- Posted by admin
- On April 24, 2020
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Coronavirus has forced many businesses to temporarily close their doors or switch to remote work. As states begin to slowly reopen, it’s time to consider how your business will reopen.
Every business will be changed by this pandemic, so things will not simply return to business as usual. While it may not be time to reopen yet, it’s important to use this time to consider how to get back to business and what will be changed.
This global pandemic was unprecedented, so no one knows exactly what the world will look like afterwards. Certain things like health protocols and remote work policies are sure to be changed after this, however, so we’ll look at how to best prepare to reopen your business.
How To Safely Return to Business
- Follow State and CDC Guidelines
- Implement Health and Safety Protocols
- Plan for Employees Return in Advance
- Adapt Your Business Model
- Look for Supportive Resources
- Continue Monitoring and Assessing After Reopening
Follow State and CDC Guidelines
In the last week, many states have begun to roll out plans to gradually reopen businesses and public gatherings. The federal framework for these plans includes three phases, in which states should meet certain guidelines before relaxing social distancing rules and closures.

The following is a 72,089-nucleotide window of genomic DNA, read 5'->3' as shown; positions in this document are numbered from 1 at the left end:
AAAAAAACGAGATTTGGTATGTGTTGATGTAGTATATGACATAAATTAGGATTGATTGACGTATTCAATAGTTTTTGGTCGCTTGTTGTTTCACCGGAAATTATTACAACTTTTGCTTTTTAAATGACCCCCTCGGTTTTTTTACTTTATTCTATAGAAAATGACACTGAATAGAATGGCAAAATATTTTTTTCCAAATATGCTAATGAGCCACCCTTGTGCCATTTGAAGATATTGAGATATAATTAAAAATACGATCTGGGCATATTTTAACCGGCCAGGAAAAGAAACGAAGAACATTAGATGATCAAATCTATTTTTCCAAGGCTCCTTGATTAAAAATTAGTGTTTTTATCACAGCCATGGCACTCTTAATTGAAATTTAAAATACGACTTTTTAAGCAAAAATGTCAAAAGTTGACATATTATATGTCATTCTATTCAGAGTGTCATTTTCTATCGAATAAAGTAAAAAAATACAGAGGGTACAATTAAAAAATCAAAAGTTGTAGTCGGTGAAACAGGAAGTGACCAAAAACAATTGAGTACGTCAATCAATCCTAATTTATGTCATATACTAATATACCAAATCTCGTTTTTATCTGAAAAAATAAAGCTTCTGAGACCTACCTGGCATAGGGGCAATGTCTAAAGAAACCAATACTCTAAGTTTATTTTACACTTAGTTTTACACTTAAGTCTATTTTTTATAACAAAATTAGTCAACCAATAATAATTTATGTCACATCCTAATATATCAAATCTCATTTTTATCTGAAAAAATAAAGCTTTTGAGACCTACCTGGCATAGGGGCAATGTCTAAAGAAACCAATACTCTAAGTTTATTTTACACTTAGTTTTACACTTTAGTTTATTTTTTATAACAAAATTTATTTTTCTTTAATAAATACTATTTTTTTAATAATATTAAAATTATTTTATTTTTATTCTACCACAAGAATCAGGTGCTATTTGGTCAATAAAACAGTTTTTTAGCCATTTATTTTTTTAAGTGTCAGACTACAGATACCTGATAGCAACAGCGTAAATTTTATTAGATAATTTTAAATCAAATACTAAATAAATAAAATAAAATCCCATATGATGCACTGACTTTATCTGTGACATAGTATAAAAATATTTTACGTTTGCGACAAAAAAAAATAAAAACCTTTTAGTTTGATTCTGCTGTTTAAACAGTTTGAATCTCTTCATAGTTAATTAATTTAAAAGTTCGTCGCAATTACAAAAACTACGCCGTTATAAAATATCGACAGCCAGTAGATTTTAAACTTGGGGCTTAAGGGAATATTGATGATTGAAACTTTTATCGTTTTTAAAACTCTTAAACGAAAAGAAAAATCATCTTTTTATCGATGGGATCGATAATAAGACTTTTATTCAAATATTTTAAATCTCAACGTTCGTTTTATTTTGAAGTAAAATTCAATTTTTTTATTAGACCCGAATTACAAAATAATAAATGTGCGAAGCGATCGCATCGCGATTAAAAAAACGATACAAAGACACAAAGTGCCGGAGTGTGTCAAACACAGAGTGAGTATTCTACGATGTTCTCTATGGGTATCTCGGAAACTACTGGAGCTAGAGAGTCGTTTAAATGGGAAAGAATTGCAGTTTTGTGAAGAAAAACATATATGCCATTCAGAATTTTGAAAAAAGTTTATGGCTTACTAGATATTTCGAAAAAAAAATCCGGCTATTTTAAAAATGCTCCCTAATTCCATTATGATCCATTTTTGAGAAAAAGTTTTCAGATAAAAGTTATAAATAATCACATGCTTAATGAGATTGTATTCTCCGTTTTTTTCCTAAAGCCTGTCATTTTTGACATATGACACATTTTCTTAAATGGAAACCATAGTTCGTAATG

Research your state’s plan and timeline for reopening, and be sure to follow state and CDC protocols for your business. Different states will likely have different standards and timing, so be sure to follow each applicable state plan if your business is in multiple states. Localities may also have different plans, especially in urban areas with denser populations. Stay up to date on your state, local, and CDC guidelines when planning the schedule for your gradual reopening.
The CDC also offered preliminary questions you should ask before opening your business. They recommend that you should only reopen business if you can say “yes” to the following three questions: